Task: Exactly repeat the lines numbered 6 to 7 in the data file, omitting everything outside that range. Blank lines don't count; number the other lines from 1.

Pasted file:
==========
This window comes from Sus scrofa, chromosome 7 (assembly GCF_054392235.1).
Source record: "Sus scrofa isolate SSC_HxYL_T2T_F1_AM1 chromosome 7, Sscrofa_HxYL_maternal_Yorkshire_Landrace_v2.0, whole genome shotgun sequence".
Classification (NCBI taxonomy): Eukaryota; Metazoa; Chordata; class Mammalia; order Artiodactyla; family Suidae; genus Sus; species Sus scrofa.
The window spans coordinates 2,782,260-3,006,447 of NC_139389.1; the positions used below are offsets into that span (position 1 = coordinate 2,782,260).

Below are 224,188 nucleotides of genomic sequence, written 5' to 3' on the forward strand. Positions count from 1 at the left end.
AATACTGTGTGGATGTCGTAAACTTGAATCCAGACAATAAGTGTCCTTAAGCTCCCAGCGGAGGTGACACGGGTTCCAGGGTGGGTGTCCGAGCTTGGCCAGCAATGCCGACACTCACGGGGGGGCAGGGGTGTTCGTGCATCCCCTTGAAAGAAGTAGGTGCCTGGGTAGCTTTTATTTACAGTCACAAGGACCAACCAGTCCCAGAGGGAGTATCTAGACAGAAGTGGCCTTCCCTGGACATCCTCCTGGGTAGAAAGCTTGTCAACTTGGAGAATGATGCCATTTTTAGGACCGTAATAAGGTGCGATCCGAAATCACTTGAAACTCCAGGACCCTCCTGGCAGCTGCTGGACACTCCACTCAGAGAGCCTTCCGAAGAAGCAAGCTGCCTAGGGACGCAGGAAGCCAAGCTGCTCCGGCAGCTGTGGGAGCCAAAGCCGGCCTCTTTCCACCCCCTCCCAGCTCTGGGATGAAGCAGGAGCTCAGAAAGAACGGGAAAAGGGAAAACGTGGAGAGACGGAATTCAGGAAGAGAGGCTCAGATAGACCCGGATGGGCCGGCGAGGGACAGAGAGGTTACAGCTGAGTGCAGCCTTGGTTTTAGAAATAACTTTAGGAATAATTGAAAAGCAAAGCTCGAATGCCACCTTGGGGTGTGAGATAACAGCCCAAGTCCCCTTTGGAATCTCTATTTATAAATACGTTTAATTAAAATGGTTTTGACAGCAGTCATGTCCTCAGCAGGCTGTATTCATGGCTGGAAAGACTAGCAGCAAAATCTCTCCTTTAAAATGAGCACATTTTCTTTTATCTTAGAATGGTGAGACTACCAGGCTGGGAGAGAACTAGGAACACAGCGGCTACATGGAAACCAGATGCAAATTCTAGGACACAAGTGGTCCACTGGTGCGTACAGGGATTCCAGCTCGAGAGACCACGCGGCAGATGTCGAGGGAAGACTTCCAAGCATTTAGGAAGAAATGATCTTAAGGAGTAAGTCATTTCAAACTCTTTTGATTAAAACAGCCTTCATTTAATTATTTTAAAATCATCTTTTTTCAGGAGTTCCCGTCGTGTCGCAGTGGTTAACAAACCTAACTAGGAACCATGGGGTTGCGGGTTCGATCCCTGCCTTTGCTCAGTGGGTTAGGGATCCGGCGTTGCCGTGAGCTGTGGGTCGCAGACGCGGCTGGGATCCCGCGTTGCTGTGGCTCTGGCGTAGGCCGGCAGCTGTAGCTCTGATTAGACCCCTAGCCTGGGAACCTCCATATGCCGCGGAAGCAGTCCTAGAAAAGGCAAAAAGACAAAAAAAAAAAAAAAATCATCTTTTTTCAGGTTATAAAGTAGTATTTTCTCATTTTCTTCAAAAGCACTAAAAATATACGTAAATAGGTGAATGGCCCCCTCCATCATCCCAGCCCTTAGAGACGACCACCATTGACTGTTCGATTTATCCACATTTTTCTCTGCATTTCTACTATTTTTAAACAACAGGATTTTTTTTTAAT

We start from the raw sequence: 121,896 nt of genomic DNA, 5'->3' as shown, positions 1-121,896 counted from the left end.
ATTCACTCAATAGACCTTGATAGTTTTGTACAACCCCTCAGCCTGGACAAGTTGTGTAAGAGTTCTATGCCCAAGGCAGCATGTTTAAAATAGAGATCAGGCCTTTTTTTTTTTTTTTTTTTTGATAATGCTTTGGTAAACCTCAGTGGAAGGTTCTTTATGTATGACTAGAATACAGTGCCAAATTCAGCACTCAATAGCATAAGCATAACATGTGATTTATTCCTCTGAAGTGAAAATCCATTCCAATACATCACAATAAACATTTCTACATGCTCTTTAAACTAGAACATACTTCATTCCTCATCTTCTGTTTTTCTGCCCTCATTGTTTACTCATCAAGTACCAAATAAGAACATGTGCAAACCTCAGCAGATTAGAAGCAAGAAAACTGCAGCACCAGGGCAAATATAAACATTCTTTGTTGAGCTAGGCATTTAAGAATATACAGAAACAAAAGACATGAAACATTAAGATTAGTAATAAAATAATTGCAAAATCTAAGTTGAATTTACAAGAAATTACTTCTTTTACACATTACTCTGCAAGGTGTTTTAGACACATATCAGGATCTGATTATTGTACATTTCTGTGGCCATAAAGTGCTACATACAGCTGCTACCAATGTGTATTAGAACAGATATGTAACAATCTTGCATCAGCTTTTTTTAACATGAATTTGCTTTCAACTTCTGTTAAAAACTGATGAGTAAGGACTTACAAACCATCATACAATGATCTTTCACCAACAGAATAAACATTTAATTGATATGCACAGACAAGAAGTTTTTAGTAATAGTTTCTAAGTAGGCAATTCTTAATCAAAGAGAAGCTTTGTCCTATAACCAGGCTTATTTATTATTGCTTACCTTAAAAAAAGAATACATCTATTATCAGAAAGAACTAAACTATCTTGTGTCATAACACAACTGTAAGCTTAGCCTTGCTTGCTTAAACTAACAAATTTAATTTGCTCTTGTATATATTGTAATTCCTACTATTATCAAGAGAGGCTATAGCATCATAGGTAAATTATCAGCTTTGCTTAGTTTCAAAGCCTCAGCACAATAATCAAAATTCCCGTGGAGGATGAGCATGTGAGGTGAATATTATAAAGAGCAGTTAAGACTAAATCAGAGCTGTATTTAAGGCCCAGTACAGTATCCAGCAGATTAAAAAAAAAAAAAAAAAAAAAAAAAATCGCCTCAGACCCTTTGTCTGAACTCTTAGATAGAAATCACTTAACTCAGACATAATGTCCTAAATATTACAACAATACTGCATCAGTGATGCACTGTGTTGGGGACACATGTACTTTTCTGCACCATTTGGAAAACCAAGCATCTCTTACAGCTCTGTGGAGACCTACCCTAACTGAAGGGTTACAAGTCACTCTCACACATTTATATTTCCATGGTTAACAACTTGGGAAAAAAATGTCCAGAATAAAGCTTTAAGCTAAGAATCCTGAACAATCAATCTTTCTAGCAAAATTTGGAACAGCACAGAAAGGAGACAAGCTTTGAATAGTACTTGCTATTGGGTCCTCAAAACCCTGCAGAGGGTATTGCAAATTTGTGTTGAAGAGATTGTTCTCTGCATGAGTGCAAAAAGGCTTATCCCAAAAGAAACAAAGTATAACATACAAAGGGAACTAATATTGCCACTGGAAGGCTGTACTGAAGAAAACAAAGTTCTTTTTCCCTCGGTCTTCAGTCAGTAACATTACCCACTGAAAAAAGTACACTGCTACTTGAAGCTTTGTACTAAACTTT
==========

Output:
AATACTGTGTGGATGTCGTAAACTTGAATCCAGACAATAAGTGTCCTTAAGCTCCCAGCGGAGGTGACACGGGTTCCAGGGTGGGTGTCCGAGCTTGGCCAGCAATGCCGACACTCACGGGGGGGCAGGGGTGTTCGTGCATCCCCTTGAAAGAAGTAGGTGCCTGGGTAGCTTTTATTTACAGTCACAAGGACCAACCAGTCCCAGAGGGAGTATCTAGACAGAAGTGGCCTTCCCTGGACATCCTCCTGGGTAGAAAGCTTGTCAACTTGGAGAATGATGCCATTTTTAGGACCGTAATAAGGTGCGATCCGAAATCACTTGAAACTCCAGGACCCTCCTGGCAGCTGCTGGACACTCCACTCAGAGAGCCTTCCGAAGAAGCAAGCTGCCTAGGGACGCAGGAAGCCAAGCTGCTCCGGCAGCTGTGGGAGCCAAAGCCGGCCTCTTTCCACCCCCTCCCAGCTCTGGGATGAAGCAGGAGCTCAGAAAGAACGGGAAAAGGGAAAACGTGGAGAGACGGAATTCAGGAAGAGAGGCTCAGATAGACCCGGATGGGCCGGCGAGGGACAGAGAGGTTACAGCTGAGTGCAGCCTTGGTTTTAGAAATAACTTTAGGAATAATTGAAAAGCAAAGCTCGAATGCCACCTTGGGGTGTGAGATAACAGCCCAAGTCCCCTTTGGAATCTCTATTTATAAATACGTTTAATTAAAATGGTTTTGACAGCAGTCATGTCCTCAGCAGGCTGTATTCATGGCTGGAAAGACTAGCAGCAAAATCTCTCCTTTAAAATGAGCACATTTTCTTTTATCTTAGAATGGTGAGACTACCAGGCTGGGAGAGAACTAGGAACACAGCGGCTACATGGAAACCAGATGCAAATTCTAGGACACAAGTGGTCCACTGGTGCGTACAGGGATTCCAGCTCGAGAGACCACGCGGCAGATGTCGAGGGAAGACTTCCAAGCATTTAGGAAGAAATGATCTTAAGGAGTAAGTCATTTCAAACTCTTTTGATTAAAACAGCCTTCATTTAATTATTTTAAAATCATCTTTTTTCAGGAGTTCCCGTCGTGTCGCAGTGGTTAACAAACCTAACTAGGAACCATGGGGTTGCGGGTTCGATCCCTGCCTTTGCTCAGTGGGTTAGGGATCCGGCGTTGCCGTGAGCTGTGGGTCGCAGACGCGGCTGGGATCCCGCGTTGCTGTGGCTCTGGCGTAGGCCGGCAGCTGTAGCTCTGATTAGACCCCTAGCCTGGGAACCTCCATATGCCGCGGAAGCAGTCCTAGAAAAGGCAAAAAGACAAAAAAAAAAAAAAAATCATCTTTTTTCAGGTTATAAAGTAGTATTTTCTCATTTTCTTCAAAAGCACTAAAAATATACGTAAATAGGTGAATGGCCCCCTCCATCATCCCAGCCCTTAGAGACGACCACCATTGACTGTTCGATTTATCCACATTTTTCTCTGCATTTCTACTATTTTTAAACAACAGGATTTTTTTTTAAT

We start from the raw sequence: 121,896 nt of genomic DNA, 5'->3' as shown, positions 1-121,896 counted from the left end.